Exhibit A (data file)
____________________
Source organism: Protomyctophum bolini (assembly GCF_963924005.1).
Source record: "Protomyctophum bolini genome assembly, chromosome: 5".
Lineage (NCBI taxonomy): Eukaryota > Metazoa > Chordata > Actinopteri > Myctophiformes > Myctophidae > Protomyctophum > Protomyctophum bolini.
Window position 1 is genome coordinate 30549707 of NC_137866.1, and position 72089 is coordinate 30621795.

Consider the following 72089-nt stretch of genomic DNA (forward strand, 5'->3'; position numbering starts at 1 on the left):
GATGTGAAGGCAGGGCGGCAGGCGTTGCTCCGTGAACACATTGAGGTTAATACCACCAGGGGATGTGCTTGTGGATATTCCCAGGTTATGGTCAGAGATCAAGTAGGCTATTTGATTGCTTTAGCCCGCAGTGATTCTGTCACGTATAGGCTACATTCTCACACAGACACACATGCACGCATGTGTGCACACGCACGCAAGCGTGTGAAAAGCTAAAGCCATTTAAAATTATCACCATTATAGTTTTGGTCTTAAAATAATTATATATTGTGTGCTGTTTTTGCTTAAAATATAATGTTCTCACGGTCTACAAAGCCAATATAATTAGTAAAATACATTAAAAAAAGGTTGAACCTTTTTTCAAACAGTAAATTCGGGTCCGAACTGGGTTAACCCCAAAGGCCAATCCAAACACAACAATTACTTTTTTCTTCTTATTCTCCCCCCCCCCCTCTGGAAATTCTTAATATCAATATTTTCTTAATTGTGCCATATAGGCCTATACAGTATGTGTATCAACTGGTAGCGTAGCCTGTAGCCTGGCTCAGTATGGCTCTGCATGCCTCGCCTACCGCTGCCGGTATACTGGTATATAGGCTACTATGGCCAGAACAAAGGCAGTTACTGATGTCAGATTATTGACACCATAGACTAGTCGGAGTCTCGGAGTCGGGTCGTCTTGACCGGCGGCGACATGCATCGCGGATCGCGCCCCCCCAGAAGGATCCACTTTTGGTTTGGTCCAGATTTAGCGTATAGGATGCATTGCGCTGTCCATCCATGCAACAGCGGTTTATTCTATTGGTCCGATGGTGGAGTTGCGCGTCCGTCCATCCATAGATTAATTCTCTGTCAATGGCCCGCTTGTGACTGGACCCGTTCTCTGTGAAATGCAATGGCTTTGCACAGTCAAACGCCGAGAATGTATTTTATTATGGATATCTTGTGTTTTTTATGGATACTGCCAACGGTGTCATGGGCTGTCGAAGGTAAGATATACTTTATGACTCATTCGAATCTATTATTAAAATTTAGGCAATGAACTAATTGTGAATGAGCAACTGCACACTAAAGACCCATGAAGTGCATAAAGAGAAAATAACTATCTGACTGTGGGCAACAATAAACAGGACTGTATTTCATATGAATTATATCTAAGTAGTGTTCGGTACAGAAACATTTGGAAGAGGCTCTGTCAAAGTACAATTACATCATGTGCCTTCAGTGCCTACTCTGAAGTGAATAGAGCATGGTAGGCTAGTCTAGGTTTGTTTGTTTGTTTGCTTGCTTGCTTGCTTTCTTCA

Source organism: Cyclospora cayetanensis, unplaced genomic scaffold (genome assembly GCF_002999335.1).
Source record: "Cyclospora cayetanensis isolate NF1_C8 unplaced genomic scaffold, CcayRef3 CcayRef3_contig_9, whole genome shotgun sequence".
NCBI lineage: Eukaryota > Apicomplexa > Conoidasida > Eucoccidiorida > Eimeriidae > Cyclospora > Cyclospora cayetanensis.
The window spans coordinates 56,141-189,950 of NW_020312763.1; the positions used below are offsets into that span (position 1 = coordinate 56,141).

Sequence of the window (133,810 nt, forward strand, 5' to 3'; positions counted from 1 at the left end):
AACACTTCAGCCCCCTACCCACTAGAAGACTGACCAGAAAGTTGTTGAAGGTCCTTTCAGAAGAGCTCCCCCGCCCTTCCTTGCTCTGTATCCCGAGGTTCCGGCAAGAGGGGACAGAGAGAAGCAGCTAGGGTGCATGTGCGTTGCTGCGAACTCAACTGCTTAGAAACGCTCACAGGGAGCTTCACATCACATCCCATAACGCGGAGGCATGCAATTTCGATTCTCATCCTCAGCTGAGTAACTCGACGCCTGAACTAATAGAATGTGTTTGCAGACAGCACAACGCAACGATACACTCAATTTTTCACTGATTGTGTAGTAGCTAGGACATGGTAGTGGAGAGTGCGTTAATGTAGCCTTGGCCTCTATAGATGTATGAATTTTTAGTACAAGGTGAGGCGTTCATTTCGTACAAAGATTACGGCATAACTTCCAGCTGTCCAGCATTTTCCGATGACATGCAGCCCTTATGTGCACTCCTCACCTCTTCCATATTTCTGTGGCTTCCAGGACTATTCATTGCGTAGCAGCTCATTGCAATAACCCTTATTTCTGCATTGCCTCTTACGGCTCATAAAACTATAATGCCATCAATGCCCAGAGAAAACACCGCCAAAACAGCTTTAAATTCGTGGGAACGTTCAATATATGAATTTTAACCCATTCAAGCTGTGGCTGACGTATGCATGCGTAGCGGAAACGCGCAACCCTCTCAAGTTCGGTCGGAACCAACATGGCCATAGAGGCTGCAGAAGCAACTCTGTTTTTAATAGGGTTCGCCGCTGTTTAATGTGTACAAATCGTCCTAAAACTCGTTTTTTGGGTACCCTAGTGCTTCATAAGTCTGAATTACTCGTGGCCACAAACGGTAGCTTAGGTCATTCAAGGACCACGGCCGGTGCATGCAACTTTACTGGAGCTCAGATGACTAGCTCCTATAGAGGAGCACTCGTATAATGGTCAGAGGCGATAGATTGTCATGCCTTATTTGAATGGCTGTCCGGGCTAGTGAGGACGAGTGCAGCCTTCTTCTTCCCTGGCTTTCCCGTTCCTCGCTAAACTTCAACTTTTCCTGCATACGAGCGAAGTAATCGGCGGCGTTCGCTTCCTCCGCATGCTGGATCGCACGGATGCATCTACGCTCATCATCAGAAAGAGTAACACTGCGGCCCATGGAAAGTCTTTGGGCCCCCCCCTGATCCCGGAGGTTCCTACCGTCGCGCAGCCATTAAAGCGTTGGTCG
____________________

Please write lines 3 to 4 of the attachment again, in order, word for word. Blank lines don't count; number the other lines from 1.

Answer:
Lineage (NCBI taxonomy): Eukaryota > Metazoa > Chordata > Actinopteri > Myctophiformes > Myctophidae > Protomyctophum > Protomyctophum bolini.
Window position 1 is genome coordinate 30549707 of NC_137866.1, and position 72089 is coordinate 30621795.